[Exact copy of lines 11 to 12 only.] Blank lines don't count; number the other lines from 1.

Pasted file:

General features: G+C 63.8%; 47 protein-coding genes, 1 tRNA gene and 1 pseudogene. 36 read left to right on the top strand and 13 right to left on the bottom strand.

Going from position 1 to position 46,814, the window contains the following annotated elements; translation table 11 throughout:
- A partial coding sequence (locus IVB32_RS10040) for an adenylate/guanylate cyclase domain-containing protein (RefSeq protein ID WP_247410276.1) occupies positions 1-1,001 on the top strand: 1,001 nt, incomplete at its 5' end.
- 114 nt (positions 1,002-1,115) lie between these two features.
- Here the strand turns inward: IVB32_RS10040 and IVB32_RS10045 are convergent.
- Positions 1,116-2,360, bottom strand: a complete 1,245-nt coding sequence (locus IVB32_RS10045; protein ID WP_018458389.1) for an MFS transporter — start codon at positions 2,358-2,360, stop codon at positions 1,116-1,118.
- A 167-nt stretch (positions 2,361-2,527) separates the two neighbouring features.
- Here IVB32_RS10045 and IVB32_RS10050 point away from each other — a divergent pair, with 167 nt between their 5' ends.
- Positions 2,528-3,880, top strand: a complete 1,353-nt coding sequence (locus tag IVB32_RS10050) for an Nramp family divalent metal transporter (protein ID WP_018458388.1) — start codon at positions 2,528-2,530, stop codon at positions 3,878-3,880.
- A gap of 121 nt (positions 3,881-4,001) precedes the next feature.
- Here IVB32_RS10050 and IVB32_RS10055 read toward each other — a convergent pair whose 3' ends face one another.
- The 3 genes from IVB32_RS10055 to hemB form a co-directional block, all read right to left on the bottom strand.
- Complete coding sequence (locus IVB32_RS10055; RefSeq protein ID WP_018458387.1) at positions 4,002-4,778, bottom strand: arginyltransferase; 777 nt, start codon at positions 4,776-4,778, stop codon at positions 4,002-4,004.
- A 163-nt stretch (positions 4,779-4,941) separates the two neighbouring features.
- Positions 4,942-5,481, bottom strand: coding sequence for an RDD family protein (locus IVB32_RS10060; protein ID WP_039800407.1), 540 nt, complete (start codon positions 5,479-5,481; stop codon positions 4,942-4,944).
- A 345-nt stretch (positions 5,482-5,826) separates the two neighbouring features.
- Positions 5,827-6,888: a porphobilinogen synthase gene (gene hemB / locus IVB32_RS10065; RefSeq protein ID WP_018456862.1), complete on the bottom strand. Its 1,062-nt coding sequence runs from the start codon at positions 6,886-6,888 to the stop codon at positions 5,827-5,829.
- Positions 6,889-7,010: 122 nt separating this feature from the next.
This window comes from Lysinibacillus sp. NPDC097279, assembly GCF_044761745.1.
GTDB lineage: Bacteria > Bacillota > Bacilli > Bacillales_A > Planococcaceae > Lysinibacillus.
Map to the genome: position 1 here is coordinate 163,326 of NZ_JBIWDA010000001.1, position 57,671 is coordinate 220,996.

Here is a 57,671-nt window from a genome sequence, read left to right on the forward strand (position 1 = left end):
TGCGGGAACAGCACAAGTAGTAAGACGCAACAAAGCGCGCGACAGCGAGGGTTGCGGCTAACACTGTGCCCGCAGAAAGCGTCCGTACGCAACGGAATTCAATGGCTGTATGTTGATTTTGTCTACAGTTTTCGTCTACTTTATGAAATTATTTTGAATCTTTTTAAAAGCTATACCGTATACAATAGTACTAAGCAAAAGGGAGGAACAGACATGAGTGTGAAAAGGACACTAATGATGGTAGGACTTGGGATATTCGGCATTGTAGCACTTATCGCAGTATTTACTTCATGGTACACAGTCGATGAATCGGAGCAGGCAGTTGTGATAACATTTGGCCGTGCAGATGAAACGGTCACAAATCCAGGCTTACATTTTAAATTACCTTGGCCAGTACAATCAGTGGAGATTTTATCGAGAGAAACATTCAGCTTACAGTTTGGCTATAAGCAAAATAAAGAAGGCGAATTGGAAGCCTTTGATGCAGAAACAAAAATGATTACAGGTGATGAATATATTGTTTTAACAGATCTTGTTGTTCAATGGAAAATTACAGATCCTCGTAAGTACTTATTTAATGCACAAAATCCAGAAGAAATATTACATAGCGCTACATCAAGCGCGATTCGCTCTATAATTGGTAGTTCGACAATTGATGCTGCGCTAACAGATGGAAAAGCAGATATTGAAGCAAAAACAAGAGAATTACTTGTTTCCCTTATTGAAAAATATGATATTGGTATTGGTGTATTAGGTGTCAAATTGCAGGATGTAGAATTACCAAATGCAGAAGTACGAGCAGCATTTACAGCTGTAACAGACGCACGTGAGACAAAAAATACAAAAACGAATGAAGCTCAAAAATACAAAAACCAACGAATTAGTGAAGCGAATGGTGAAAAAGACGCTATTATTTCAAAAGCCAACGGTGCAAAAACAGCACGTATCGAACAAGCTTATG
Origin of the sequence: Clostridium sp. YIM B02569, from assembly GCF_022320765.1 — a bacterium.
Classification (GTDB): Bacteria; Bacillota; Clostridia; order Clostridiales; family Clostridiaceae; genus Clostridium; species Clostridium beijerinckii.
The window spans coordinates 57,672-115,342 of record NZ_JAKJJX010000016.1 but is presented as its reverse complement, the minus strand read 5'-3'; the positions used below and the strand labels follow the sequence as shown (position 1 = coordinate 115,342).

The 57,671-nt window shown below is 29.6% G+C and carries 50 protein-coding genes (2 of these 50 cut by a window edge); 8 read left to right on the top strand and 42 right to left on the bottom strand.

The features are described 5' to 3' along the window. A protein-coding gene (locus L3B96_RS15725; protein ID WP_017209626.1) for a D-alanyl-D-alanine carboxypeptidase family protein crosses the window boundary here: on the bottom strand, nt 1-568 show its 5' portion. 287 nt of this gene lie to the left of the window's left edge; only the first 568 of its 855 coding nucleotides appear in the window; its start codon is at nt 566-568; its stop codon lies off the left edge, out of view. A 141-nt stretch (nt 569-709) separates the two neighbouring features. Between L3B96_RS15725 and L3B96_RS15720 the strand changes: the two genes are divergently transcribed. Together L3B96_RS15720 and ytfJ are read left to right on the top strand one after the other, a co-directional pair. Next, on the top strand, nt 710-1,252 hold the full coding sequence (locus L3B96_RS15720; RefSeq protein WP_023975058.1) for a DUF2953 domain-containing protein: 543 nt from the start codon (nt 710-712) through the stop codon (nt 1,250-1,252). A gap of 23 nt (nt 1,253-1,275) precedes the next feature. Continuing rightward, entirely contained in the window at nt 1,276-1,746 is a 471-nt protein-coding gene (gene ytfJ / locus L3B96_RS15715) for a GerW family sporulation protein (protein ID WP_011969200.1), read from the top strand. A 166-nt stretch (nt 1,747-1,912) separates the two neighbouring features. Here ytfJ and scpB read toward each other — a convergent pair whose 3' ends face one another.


- Here IVB32_RS10050 and IVB32_RS10055 read toward each other — a convergent pair whose 3' ends face one another.
- The 3 genes from IVB32_RS10055 to hemB form a co-directional block, all read right to left on the bottom strand.